We will have much to watch over the ensuing months as the electric power problem in Venezuela unfolds before us and, more importantly, before the Venezuelan people who are apparently aligning themselves behind the opposition in ways we have not seen previously. The continuing problems of a failing electric power supply can only be expected to accelerate this trend.
lasarmasdecoronel.blogspot.com by Gustavo Coronel ( Special thanks)
The Electricity Mess of Chavez for Dummies by Daniel Duquenal at Venezuela News and Views.
- El "por ahora" se convierte en "¿y ahora?" ("For Now" becomes "What Now?") by Alek Boyd. Though the entry is in Spanish, it contains a short video clip filmed during a blackout of a common citizen who has supported Chavez in the past who is now rethinking his earlier views and recognizes that backing Chavez was a mistake. Alek has included sub-titles captioning the video in English. I mentioned at the beginning that matters which affect the lives of ordinary Venezuelans are becoming the source of newfound opposition to Chavez. Take a look and see for yourself.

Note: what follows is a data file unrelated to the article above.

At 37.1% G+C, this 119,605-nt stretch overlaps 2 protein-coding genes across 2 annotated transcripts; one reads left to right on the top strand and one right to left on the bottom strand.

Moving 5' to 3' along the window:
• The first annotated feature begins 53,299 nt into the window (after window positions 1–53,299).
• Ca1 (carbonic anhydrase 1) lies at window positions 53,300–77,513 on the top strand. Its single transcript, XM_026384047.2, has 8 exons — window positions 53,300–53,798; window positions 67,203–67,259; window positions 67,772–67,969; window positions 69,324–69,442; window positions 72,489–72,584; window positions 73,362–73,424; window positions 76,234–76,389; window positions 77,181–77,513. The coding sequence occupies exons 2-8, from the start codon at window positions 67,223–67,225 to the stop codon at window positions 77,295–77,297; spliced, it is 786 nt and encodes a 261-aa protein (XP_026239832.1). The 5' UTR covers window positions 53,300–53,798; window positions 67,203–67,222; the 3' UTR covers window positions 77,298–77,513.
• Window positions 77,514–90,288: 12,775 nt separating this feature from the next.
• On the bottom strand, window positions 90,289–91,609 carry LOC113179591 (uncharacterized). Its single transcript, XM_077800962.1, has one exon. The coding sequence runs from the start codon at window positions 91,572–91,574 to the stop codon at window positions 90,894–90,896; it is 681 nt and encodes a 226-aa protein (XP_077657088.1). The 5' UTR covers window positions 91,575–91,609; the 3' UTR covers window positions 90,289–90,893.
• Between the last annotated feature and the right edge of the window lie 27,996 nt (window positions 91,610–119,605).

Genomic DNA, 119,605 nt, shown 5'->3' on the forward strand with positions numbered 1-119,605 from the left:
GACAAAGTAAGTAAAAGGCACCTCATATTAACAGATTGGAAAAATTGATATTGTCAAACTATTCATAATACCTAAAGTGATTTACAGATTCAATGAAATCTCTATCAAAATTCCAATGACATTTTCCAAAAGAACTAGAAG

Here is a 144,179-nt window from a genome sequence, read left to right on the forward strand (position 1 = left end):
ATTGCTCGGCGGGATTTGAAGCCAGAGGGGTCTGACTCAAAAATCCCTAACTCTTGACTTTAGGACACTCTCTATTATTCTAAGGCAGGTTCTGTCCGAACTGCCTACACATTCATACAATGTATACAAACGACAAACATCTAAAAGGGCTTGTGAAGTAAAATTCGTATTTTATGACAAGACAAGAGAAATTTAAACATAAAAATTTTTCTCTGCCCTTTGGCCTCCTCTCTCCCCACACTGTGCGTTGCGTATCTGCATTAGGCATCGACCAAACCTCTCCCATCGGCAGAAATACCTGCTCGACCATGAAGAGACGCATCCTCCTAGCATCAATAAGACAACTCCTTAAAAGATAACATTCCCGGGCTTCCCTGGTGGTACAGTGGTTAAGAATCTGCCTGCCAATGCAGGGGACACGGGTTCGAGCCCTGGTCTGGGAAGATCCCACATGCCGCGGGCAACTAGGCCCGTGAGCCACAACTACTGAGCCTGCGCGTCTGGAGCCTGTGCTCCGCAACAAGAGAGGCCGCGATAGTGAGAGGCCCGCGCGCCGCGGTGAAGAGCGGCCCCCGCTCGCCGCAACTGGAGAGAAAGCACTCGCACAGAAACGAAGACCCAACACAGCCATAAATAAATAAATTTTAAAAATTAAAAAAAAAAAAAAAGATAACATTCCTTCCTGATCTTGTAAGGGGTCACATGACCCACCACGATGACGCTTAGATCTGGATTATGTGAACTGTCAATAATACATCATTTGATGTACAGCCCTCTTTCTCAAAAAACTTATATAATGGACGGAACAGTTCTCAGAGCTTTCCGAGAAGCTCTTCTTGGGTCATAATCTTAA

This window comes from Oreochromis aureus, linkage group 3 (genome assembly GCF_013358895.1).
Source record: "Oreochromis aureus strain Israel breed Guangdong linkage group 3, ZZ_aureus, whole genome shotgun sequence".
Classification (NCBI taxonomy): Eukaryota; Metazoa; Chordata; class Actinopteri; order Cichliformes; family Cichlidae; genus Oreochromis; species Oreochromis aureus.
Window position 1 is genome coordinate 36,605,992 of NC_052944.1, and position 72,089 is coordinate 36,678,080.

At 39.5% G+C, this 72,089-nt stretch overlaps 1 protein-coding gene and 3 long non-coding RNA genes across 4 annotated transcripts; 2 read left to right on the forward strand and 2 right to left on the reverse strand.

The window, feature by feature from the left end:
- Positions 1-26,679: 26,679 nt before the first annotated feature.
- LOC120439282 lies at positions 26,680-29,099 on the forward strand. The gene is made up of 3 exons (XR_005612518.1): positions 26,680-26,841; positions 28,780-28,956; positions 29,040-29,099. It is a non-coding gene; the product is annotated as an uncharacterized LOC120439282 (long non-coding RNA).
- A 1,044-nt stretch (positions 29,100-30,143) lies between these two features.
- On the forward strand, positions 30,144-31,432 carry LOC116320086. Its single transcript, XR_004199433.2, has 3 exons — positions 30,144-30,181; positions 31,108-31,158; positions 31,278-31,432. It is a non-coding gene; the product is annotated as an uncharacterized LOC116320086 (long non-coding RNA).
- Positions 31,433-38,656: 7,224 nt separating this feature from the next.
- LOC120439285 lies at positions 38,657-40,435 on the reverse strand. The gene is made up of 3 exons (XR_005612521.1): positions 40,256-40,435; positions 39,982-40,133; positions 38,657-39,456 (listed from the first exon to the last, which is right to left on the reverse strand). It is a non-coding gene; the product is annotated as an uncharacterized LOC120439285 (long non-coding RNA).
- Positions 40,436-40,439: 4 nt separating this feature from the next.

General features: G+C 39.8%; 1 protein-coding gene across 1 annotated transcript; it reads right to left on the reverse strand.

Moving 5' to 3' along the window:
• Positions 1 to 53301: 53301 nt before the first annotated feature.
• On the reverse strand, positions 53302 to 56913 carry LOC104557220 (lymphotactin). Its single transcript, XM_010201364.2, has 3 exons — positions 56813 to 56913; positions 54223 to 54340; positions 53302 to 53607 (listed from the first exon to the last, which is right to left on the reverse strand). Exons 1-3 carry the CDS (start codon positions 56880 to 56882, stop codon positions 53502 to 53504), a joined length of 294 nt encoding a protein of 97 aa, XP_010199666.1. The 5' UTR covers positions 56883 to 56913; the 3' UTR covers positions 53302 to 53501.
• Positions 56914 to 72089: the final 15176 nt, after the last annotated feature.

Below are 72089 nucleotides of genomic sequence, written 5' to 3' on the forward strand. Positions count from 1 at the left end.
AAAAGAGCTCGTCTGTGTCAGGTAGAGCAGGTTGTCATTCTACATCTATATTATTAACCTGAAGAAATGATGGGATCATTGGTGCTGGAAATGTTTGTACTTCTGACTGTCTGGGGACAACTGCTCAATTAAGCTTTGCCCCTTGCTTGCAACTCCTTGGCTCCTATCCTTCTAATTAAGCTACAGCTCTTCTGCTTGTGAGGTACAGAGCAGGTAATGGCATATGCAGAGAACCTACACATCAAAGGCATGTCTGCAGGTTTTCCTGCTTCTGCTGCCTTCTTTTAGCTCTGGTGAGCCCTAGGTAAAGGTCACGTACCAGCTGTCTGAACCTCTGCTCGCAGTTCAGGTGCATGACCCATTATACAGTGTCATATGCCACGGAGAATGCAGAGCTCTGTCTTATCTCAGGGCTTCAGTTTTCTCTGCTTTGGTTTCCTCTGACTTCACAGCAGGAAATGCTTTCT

StJacques is U.S. blogger . Petroleumworld does not necessarily share these view.
Editor's Note: This commentary was originally published by stjacquesonline. blogspot.com on 02/18/2010. Petroleumworld reprint this article in the interest of our readers .